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Read all the editors' answers to Duotrope's interview question: What additional evaluations, if any, does a piece go through before it is accepted? Learn more.
Here is a small sampling from our recent Editor Interviews. We have interviewed over 1,875 editors.
Q: What additional evaluations, if any, does a piece go through before it is accepted?
A: There will always be a line edit for house style, for approval by the author.
A: Poetry is filtered once through the editor-in-chief and then decided upon by the associate editor.
A: None. The piece is selected on its own merit.
A: Sometimes, the article is shared with other editors at our site for their opinion.
A: The question we are asking again and again is: Does this piece support our anti-racist mission? That doesn't mean the work needs to be about racism or anti-racism, but we do our best to make sure a diverse range of voices are represented in each issue. We try to consider the way the pieces we accept speak to each other. Also, on occasion, we may ask an author if she is / they are open to making small edits.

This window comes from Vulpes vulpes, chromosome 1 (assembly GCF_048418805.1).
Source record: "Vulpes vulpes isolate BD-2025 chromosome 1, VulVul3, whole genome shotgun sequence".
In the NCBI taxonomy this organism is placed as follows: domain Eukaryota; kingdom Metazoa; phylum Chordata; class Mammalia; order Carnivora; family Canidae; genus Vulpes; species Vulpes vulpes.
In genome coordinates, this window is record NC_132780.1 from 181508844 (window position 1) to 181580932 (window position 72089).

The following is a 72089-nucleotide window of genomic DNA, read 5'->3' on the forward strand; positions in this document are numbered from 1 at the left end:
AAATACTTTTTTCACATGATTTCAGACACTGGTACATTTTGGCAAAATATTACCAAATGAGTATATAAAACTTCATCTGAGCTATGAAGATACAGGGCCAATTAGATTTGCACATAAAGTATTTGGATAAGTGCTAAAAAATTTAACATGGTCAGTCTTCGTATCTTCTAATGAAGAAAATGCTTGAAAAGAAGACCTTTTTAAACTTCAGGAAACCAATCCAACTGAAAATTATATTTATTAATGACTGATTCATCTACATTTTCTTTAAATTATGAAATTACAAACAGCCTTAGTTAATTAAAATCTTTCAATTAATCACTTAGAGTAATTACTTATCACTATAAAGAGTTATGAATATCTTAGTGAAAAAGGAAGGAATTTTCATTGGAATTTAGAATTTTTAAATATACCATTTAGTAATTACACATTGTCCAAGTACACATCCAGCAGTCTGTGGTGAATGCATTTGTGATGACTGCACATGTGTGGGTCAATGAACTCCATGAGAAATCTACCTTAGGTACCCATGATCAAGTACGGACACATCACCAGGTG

A: If the piece is clinical in nature, I send it to a therapist for review.
A: We don't accept erotica. We don't mind some sex, but it needs to be part of a gritty story, not just sex for the sake of sex.
A: We check legal issues. If characters or places are used from prior authors, we get their permissions. If products are mentioned, we make sure we're not inflicting trademark tarnishment. We also make sure a story doesn't cause tremendous ripples throughout the city.
A: SAND is very democratic, so once editors decide on shortlists, the entire team has a chance to chime in before we make final decisions on what to publish. It’s beautiful to see how certain stories resonate with so many people who have such different tastes and to see the passion that comes out of the team during those discussions.
A: Two rounds of reading, EIC reading, then verification by the author that it has not been previously published.
A: Again, a piece gets two full readings, then if either reader or both promote it, it goes to the judge. Approximately 20 pieces are finalists, of which the judge chooses 5 winners. All winners are equal and receive publication, a $150 honorarium, and prime literary agent and publisher exposure.